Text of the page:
Saturday, April 19, 2008

Proud to be an American

As some of you know, my family has been fortunate to have the most wonderful woman in our lives for three decades. Graciela Ayala has been taking loving care of me, my grandparents, my Mother (whom she regarded as a sister), and now my Father for as long as I can remember with grace, style, and fullness of heart. Today, Tuesday, April 15, 2008, she was sworn in as a citizen of the United States of America. I could not be more proud. She is 70 years old and would not have had to do this, but she felt that it was time she did it to, in her words, thank the country that has done so much for her. She is honest, hard-working, and dedicated—the kind of immigrant who, when the conversation turns to overarching policy debates, makes you rethink your position. Moreover, she and her husband have reared three wonderful children who are bright, hardworking contributors to society. Her son Isaac, for example, got a full engineering scholarship to Cal Poly San Luis Obispo and now consults all over the world (Japan, Germany, etc.) for a major international engineering firm. It is an honor and a privilege to know her and love her. When I told her that my Father and I wanted to give her something special to mark her citizenship and asked her what she would like, she replied, “An American flag, so that I can wrap myself in it, and kiss it, and be reminded of how much this country has done for me and my family.” I honestly got choked up. God bless America!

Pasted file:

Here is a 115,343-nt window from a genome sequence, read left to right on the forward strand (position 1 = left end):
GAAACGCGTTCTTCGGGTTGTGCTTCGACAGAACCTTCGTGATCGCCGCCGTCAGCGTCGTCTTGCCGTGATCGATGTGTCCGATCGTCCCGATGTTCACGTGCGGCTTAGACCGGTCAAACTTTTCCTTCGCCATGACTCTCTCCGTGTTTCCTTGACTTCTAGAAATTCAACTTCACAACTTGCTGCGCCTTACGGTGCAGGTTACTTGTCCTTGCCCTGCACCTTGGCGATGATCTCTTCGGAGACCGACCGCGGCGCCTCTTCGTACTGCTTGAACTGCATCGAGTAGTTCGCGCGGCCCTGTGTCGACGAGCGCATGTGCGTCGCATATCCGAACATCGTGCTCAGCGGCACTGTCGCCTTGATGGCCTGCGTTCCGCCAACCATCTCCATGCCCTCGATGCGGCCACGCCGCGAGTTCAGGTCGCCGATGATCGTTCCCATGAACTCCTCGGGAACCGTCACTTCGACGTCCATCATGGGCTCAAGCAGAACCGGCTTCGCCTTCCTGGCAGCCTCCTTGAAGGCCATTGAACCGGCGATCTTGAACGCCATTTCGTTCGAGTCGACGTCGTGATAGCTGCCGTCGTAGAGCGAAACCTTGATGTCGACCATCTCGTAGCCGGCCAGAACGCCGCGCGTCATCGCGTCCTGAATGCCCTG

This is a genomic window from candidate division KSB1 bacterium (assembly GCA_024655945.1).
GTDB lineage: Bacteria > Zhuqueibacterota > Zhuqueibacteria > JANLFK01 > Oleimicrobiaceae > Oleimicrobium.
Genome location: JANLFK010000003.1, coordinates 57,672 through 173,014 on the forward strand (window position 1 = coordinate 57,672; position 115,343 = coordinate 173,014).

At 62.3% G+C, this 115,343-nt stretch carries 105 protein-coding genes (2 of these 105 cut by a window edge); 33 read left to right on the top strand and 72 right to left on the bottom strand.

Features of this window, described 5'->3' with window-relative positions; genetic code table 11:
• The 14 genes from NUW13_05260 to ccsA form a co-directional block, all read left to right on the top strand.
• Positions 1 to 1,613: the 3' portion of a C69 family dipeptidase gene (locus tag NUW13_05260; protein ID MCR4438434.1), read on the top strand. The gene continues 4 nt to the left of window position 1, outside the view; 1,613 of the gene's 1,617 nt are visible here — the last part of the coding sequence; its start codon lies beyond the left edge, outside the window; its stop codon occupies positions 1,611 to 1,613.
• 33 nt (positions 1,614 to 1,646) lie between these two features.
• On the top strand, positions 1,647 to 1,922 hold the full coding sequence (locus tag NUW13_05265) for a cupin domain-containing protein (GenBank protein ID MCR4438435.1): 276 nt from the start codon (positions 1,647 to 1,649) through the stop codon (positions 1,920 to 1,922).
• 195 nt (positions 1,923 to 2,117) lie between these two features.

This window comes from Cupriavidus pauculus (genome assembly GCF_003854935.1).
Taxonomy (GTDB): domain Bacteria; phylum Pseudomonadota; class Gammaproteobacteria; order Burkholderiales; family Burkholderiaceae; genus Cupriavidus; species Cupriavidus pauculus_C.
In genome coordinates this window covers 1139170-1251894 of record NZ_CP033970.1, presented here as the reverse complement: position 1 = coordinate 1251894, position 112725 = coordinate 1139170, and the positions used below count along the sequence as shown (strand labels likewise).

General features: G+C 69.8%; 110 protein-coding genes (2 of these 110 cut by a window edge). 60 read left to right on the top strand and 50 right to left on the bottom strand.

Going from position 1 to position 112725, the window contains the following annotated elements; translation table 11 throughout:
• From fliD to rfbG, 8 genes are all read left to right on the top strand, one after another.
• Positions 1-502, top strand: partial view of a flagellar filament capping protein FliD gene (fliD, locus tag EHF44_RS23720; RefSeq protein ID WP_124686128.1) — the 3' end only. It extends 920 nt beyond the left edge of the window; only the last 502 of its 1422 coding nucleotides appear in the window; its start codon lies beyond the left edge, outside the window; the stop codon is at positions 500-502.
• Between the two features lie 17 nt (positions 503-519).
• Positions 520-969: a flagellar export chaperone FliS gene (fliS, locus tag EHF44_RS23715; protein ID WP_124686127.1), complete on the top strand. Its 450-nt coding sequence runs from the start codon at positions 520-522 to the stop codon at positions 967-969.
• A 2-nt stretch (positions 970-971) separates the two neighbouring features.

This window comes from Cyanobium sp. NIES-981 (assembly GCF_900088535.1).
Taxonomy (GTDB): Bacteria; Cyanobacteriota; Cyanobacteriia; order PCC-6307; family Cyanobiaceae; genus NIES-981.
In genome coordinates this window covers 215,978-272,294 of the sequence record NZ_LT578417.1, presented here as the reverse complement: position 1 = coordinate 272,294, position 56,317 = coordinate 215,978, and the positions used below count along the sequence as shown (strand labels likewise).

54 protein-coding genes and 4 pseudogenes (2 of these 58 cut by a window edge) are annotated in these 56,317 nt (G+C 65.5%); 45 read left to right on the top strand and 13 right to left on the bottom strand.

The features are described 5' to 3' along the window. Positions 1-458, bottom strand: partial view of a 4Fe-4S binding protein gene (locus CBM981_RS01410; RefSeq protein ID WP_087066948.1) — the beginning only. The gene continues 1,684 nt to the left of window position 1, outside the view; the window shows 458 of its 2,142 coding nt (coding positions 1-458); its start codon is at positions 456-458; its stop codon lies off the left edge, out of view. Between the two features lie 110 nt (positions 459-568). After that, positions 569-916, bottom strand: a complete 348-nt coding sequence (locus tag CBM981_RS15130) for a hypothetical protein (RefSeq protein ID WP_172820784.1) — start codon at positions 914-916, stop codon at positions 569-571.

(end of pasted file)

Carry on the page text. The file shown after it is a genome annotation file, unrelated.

As a lesser point of interest, she studied her brains out for weeks for the citizenship test, and at the end of the day they only asked her five questions, most of which follow:

1) Who lives in the White House?

2) Who takes over if the President is incapacitated?

3) How many stars are there on the American flag, and what do they represent?

4) How many stripes are there on the American flag, and what do they represent?


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